MARIETTA - The key to creating jobs is getting the federal government out of the way seemed to be the theme of a town hall meeting led by Sixth District U.S. Rep. Bill Johnson, R-Marietta, at Washington State Community College Wednesday evening.
"We're holding these sessions up and down the district, and everywhere we go jobs and the economy are what the people say are most important, so that's what we're focusing on," Johnson said.
About 18 people attended Wednesday's town hall meeting.
Photo by Sam Shawver
U.S. Congressman Bill Johnson, R-Marietta, discussed job creation during a town hall meeting Wednesday at Washington State Community College.
"It's a small crowd, but then many people are probably out looking for jobs," Johnson said.
He noted the national unemployment rate recently crept up slightly to 8.2 percent, according to government figures.
"But that's not the real rate, if we factor in the 8.5 million unemployed people who have given up looking for work, that rate is more like 14 percent," Johnson said.
He said one reason more jobs are not being created is that businesses can't get access to the capital they need to grow.
"Others say they're not hiring because of (President Barack Obama's) universal health care law," Johnson said. "Businesses can't afford it, and that's making it difficult for them to create jobs."
Health care costs are increasing, not decreasing due to the health care law, he said.
"And the president is cutting $500 billion out of Medicare to pay for his health care plan," Johnson said.
Damian Lang, owner of Lang Masonry Contractors in Waterford, agreed.
"We basically have three construction companies, and I have about 100 employees right now; that's down from more than 200 employees when we started," he said.
Lang said he invented a machine that helps put up block walls, and the company markets it internationally.
"But there's so much government regulation now-I have to hire secretaries just to handle the bureaucratic paperwork that's required just to keep the business running," he said. "If all of those regulations were in place when we started, I couldn't be in business today."
As an example, Lang said a new farm bill is under consideration in Congress that requires kids under 18 years of age must be paid minimum wage for any job they do, including odd jobs like painting fences or mowing lawns for neighbors.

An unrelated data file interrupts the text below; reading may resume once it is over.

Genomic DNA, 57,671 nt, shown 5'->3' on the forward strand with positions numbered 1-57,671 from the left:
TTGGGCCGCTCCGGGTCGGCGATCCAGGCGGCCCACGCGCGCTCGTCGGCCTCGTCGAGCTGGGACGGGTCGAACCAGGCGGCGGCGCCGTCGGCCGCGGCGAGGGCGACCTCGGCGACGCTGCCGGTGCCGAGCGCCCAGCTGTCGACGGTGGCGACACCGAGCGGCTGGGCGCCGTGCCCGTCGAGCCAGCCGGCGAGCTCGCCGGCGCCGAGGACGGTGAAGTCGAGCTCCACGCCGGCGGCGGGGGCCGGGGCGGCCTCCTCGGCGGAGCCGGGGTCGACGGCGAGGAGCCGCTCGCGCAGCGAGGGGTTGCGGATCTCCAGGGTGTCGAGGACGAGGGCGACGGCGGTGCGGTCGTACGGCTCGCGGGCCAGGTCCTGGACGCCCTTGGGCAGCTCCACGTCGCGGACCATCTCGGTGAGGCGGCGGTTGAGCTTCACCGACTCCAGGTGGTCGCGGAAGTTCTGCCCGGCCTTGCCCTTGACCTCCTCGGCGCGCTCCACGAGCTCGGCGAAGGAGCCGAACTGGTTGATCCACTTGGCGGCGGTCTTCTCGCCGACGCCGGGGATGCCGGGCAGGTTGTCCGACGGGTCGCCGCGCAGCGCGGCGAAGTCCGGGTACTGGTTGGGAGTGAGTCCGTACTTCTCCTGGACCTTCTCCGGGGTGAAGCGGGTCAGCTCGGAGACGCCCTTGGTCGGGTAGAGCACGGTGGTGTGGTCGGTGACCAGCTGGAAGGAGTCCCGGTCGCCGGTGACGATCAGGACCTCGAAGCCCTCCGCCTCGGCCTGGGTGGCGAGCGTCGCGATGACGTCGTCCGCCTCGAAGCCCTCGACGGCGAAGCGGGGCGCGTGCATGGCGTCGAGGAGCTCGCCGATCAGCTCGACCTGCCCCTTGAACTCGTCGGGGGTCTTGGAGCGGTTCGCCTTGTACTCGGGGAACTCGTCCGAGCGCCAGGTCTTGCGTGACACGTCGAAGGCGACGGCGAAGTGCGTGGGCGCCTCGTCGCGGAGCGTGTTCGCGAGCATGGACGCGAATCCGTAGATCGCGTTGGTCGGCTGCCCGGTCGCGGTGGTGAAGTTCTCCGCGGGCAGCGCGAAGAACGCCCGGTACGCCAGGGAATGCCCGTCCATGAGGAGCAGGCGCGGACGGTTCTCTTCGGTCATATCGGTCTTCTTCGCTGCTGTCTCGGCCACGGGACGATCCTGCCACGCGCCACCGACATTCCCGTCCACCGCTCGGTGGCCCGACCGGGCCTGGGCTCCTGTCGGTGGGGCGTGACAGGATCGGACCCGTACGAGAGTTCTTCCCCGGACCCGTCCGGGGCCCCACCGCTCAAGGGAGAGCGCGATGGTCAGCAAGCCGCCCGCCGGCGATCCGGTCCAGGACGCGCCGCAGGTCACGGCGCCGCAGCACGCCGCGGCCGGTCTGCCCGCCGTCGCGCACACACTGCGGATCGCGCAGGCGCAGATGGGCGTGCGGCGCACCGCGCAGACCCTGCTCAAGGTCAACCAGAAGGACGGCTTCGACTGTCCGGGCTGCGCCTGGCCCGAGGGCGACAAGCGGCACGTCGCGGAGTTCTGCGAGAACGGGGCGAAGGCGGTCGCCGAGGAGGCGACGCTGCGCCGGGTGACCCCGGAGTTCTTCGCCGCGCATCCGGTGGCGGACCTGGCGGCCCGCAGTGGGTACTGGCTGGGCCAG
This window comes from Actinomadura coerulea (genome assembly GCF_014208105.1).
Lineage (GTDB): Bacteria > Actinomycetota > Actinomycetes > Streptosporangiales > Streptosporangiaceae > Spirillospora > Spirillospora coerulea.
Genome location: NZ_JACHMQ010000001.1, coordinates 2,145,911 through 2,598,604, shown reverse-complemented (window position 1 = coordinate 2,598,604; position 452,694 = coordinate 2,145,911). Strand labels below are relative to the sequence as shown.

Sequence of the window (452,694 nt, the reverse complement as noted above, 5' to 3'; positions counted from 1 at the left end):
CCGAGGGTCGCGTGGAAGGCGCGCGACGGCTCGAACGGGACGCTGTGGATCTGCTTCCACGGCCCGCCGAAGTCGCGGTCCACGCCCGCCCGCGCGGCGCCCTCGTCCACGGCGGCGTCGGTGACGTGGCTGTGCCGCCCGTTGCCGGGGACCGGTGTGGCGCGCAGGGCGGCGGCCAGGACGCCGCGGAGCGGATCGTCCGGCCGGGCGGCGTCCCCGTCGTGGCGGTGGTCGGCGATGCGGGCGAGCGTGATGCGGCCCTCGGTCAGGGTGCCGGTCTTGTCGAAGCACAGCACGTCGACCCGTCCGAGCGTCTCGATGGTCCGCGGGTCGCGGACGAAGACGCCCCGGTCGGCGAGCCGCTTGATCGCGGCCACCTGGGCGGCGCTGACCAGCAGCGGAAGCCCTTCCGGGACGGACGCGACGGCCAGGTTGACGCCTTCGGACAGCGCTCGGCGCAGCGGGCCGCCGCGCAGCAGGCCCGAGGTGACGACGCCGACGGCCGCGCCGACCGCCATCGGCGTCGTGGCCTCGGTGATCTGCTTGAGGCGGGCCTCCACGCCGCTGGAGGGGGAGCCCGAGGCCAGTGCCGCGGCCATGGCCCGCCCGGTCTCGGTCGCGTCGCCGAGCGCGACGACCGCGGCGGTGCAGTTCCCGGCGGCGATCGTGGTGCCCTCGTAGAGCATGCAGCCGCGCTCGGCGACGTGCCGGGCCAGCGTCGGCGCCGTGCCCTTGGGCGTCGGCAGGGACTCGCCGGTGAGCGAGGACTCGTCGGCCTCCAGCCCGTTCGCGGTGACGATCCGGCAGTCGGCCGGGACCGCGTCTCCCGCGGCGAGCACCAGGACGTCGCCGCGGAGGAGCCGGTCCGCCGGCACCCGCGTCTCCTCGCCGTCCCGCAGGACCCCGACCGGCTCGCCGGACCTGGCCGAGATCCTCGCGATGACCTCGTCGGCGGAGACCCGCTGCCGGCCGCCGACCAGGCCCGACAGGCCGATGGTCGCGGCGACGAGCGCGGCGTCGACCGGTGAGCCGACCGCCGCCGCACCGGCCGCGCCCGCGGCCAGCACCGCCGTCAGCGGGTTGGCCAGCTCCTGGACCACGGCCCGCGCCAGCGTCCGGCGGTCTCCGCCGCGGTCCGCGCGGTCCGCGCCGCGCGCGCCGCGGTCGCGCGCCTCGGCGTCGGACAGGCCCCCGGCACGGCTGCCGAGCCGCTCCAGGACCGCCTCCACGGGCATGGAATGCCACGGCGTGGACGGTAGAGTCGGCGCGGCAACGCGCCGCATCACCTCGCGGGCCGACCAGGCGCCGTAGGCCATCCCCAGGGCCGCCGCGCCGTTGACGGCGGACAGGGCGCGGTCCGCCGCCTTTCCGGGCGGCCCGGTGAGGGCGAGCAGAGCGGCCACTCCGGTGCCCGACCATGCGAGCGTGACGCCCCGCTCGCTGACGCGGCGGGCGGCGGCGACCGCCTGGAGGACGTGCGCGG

He said the health care law will be a big problem for businesses.
"We need a better health care system, but anytime you give someone something without a good reason it will do them more harm than good," Lang said. "Health care costs are $625,000 for our companies this year. If the current trend continues in five years I estimate we'll be paying more than $1 million."
He said those costs will cause many companies to shut down.
"What things would you need in order to start hiring more people?" Glen Miller, local business owner and president of the Muskingum Valley Area Chamber of Commerce, asked Lang.
"I would say that the government needs to get out of the way and let us in the private sector do this," Lang said. "Stop all the regulations. And we should really be concerned about the health care bill."
He added that loosening regulations that prevent banks from lending to businesses also needs to take place.
"We need some kind of reform," he said. "When I started my business in 1963 I went to the bank and borrowed about $16,000. The only people I had to deal with then was the power company and the phone company."
Marietta resident Patty Halliburton asked Johnson if taxes were part of the problem.
"The national tax code is so complicated I'm in favor of completely terminating the code and starting over," Johnson said. "We need to implement a fair, flatter, and much simpler tax code that makes it easier on businesses."
Johnson said the national debt is approaching $16 trillion, and without jobs and a stable economy, future generations will be carrying an even heavier load.
"We have a spending problem the government just can't fix," he said. "Recently we heard President Obama say that the private sector in this country is doing fine. But the people I'm hearing from in the 6th District are saying just the opposite."